Maybe his selection of the ballad, "I Can't Get Started" was intended as an ironic comment. More likely, Rollins chose it as an accommodating vehicle for Roy Hargrove's lovely flugelhorn tone. "Rain Check," a Billy Strayhorn tune Rollins recorded in 1955, made for fast-grooving traded 8's between he and Hargrove. The trumpeter, who is precisely half Rollins' age, was up to the task, projecting just the right balance of fiery pride and sincere humility as Rollins tossed him one challenge after another.
Jim Hall was unfortunately still tuning his instrument a third of the way into "In a Sentimental Mood," yet he managed a lovely solo toward the end. Better -- beautiful, actually -- was a bossa-based "If Ever I Would Leave You," which he and Rollins recorded in 1962.
When Christian McBride came onstage, sure enough, there was Roy Haynes along with him. Their trio section began with Duke Ellington's "In My Solitude," which Rollins essayed with all sorts of harmonic license at a stately pace until Haynes jumped in for a solo, the brilliant bombast of which erased any thought that, at 85, he had lost any degree of vigor or daring.
The three began Rollins' "Sonnymoon for Two." Rollins stepped up to the mic and said, "There's someone backstage who's got his horn, and he wants to wish me a happy birthday." I guessed it was tenor saxophonist Jimmy Heath, who I'd seen in the audience earlier. The band vamped, facing stage left. No one. Pregnant pause. Finally, out strode Ornette Coleman. He bowed gently to Rollins, then listened intently as Rollins messed masterfully with both the key and meter of the 12-bar blues.
Coleman eased in with almost otherworldly gentleness and little formal relationship to what had come before. Yet it all fit and flowed. Haynes didn't miss a beat, literally. McBride seemed momentarily flustered, then found his footing. After Coleman had walked out, a little voice in my head had begun fairly screaming: "Rollins and Coleman have never performed in public before! This is historic!" That voice wisely shut up. This was happening now, before me. And it got even better.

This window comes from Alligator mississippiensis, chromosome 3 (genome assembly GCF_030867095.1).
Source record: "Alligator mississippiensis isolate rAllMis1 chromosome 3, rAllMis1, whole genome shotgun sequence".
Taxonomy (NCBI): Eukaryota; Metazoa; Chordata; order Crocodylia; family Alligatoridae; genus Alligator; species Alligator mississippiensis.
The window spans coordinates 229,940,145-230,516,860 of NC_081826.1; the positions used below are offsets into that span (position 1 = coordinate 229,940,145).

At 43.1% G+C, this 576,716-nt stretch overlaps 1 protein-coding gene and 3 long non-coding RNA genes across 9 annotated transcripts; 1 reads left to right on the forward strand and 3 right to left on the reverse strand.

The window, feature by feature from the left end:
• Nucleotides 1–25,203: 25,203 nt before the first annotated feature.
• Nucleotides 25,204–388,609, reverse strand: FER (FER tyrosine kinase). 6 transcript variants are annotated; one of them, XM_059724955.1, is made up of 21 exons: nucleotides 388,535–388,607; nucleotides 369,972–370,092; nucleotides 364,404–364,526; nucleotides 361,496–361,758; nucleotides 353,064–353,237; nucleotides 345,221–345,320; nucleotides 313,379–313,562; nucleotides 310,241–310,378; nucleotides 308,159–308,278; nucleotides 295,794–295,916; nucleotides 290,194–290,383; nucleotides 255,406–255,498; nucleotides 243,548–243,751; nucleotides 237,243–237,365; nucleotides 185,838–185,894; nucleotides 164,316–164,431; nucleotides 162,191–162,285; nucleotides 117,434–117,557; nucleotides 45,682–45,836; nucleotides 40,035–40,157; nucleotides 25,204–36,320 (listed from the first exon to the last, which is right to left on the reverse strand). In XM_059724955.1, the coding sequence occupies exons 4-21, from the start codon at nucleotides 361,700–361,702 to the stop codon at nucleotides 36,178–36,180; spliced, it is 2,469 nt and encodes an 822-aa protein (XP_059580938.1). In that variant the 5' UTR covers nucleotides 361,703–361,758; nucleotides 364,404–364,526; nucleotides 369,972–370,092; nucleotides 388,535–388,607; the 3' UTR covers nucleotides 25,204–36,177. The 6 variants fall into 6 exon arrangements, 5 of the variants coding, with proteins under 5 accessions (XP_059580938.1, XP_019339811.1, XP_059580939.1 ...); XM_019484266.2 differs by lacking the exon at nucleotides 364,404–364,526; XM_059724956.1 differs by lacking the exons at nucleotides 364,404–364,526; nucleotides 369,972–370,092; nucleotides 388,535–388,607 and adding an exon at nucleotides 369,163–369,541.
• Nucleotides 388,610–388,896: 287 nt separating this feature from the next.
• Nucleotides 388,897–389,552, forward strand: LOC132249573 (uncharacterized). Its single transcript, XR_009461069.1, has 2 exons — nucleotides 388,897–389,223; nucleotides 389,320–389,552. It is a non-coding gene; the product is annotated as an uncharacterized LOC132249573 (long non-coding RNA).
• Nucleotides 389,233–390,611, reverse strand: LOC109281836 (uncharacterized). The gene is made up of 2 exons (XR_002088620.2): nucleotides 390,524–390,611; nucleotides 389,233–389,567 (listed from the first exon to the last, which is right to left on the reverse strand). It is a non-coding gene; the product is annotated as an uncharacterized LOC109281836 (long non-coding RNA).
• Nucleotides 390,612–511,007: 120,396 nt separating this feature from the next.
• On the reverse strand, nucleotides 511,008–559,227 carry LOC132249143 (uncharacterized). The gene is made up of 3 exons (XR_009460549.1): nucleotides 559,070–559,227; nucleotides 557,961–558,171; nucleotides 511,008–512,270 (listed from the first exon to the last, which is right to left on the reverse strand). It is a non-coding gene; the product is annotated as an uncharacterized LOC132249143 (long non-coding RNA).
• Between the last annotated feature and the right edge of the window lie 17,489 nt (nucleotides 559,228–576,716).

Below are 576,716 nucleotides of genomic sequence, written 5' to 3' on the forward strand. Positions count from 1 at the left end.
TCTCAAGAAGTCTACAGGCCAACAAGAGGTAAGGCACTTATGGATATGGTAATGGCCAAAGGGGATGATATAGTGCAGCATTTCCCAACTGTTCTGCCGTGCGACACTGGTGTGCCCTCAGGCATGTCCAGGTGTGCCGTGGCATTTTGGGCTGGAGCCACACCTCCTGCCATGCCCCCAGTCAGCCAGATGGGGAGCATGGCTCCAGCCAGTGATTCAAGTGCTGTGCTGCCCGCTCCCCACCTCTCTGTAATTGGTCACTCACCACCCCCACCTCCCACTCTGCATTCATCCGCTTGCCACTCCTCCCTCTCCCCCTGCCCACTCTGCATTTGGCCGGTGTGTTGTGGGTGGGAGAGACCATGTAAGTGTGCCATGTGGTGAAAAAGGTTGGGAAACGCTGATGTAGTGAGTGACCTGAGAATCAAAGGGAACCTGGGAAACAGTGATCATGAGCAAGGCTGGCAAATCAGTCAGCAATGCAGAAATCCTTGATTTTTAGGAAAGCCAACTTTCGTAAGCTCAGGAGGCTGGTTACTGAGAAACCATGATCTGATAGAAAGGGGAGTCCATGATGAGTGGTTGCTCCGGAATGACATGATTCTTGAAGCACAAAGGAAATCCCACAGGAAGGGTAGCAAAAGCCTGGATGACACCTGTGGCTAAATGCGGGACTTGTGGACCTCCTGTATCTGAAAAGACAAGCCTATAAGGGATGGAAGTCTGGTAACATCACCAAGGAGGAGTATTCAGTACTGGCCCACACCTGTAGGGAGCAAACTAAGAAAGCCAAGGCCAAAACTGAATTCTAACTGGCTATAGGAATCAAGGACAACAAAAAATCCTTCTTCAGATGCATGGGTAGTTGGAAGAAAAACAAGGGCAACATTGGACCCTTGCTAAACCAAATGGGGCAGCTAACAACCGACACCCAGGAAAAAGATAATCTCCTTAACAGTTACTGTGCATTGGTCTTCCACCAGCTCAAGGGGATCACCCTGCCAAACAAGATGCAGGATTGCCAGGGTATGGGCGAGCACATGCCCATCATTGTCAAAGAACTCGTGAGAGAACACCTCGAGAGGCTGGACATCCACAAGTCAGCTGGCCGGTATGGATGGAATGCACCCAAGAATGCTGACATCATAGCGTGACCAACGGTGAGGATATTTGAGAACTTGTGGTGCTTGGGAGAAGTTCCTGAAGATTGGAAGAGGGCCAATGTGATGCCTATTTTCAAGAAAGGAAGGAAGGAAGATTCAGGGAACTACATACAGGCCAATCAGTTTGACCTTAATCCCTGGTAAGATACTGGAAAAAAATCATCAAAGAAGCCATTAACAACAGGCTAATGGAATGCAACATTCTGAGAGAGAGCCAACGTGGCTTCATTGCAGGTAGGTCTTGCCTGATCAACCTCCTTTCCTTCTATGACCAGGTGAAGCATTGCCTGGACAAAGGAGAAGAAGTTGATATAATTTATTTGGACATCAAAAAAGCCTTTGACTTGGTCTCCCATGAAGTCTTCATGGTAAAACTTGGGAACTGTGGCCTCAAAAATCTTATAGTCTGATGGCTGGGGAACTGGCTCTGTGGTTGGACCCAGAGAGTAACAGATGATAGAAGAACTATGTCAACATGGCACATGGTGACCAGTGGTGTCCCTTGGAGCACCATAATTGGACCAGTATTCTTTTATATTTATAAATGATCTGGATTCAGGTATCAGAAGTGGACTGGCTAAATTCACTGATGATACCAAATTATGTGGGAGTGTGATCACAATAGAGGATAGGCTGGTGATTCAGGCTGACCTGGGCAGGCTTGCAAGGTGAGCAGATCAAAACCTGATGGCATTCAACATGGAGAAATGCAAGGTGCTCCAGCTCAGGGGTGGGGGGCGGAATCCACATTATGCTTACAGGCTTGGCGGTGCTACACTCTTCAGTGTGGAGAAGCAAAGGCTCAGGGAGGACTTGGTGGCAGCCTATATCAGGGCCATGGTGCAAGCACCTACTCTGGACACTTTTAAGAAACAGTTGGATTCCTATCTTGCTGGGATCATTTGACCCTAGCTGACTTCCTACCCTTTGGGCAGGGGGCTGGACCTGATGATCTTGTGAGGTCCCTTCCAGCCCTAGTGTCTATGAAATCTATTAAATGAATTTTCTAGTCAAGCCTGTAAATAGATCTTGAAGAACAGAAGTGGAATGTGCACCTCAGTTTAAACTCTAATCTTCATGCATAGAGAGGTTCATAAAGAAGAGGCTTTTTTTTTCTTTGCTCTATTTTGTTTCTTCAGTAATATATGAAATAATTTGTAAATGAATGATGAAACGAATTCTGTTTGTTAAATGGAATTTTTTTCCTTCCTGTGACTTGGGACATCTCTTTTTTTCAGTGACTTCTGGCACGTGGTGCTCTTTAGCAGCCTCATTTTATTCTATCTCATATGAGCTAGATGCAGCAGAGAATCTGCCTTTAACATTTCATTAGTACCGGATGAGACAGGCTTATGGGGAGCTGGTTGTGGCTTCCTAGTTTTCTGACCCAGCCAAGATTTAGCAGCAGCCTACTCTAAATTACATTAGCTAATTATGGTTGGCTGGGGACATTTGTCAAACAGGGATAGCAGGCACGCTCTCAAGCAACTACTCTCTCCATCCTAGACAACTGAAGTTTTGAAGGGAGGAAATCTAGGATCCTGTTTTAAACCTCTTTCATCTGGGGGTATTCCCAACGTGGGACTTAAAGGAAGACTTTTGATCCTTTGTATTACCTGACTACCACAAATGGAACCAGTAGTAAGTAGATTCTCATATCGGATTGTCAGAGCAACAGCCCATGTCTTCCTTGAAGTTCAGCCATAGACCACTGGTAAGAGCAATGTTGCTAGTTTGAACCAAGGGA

Rollins began to play. The best I can do to describe what he did is this: Once Coleman had played his version of Rollins, Rollins offered up Sonny playing Ornette playing Sonny. Something like that, anyway. Rollins had entered the key-less space of Coleman's music, fully free of the blues form of his tune. He played in something close to Coleman's ineluctable dialect, yet through his own familiar voice.
Days later cornetist Graham Haynes, Roy's son, gave me his analysis. "Sonny and Roy and Christian were pushing the 12-bar blues to its furthest abstraction," he said. "My dad and Sonny both have ways of opening up rhythmic possibilities that seem to defy time and space. They do this on a regular basis. That's where they live. But Ornette is going to play Ornette. Melodically, harmonically, he opened things up to the point where what they had been doing was neutralized. It became something else. The rhythms were not covered up, but they become illusory. The most fascinating thing about that episode is that someone could have recorded it, and it would sound great, but it would never approach what actually happened. It was a metaphysical experience, not a musical experience. You had to be there."
I was. So was Leslie.
If Rollins' encore, his beloved calypso "St. Thomas," performed with all the musicians except Coleman, was an anticlimax, it nevertheless served as closing ritual for an experience with meaningful overtones. The next morning, September 11th, I watched a plane, maybe Leslie's, slide across a sky as cloudlessly blue as the one pierced by terrorism nine years ago. Yet I wasn't thinking about destruction. My head was filled with something beautiful and inscrutable heard the night before, born of creativity.